The Trans-Allegheny Lunatic Asylum

A massive neo-gothic architectural landmark and a dark tourism destination

The Trans-Allegheny Lunatic Asylum, subsequently the Weston State Hospital, was a Kirkbride psychiatric hospital[1] that was operated from 1864 until 1994 by the government of the U.S. state of West Virginia, in the city of Weston. This site is claimed to be a venue for the demonic haunting and is now a site for themed horror shows.

The Asylum was shut down in 1994, for non-complying with the codes of modern treatment. Started in 1858, the massive 9-acre 242-square-foot facility was completed 23 years later and still stands as the second largest hand-cut blue sandstone facility in the world.

Originally the stone was being hauled from Mount Claire by oxen and horse and the West Fork river has the exact same hand cut blue sandstone, so we were able to mine the rest of that stone from right across the street.

Rebecca Jordan-Gleason – Operations Manager

The hospital was authorized by the Virginia General Assembly in the early 1850s following consultations with Thomas Story Kirkbride, then-superintendent of the Pennsylvania Hospital for the Insane. It was designed in the Gothic Revival and Tudor Revival styles by Richard Snowden Andrews[2]. Work was initially conducted by prison laborers, and later skilled stonemasons were later brought in from Germany and Ireland. The Civil War interrupted the work in 1861 and Virginia required the unused funds to be returned for its defense.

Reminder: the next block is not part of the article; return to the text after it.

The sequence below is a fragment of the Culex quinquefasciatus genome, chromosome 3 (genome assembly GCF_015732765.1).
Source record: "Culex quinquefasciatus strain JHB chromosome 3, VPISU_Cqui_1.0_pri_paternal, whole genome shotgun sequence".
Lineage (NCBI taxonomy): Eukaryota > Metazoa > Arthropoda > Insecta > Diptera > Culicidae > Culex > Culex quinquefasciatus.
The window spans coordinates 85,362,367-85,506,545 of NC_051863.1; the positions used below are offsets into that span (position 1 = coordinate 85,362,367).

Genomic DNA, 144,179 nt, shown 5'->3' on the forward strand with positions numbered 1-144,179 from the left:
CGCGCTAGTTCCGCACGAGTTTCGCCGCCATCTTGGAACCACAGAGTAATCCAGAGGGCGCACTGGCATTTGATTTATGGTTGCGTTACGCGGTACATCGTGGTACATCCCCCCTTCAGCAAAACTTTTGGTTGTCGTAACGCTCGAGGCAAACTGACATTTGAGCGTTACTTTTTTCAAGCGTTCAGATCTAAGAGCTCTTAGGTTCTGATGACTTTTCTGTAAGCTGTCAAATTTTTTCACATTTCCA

Before this could occur, the 7th Ohio Volunteer Infantry seized the money from a local bank, delivering it to Wheeling. Following the admission of West Virginia as a U.S. state in 1863, the hospital was renamed the West Virginia Hospital for the Insane. The first patients were admitted in October 1864, but construction continued into 1881.

The 200-foot central clock tower was completed in 1871. The grounds included a farm, dairy, waterworks, and cemetery. The first patients were admitted for asthma, laziness, egotism, domestic troubles, and even greediness. This led to an overwhelming number of patients being admitted, causing the asylum to face a shortage of staff and beds.

Weston grew to 4,000 people, and the Asylum housed 700 workers and 2,600 patients at its peak in the 1950s. Its name was again changed to Weston State Hospital in 1913. A 1938 report by a survey committee organized by a group of North American medical organizations found that the hospital housed “epileptics, alcoholics, drug addicts, and non-educable mental defectives” among its population.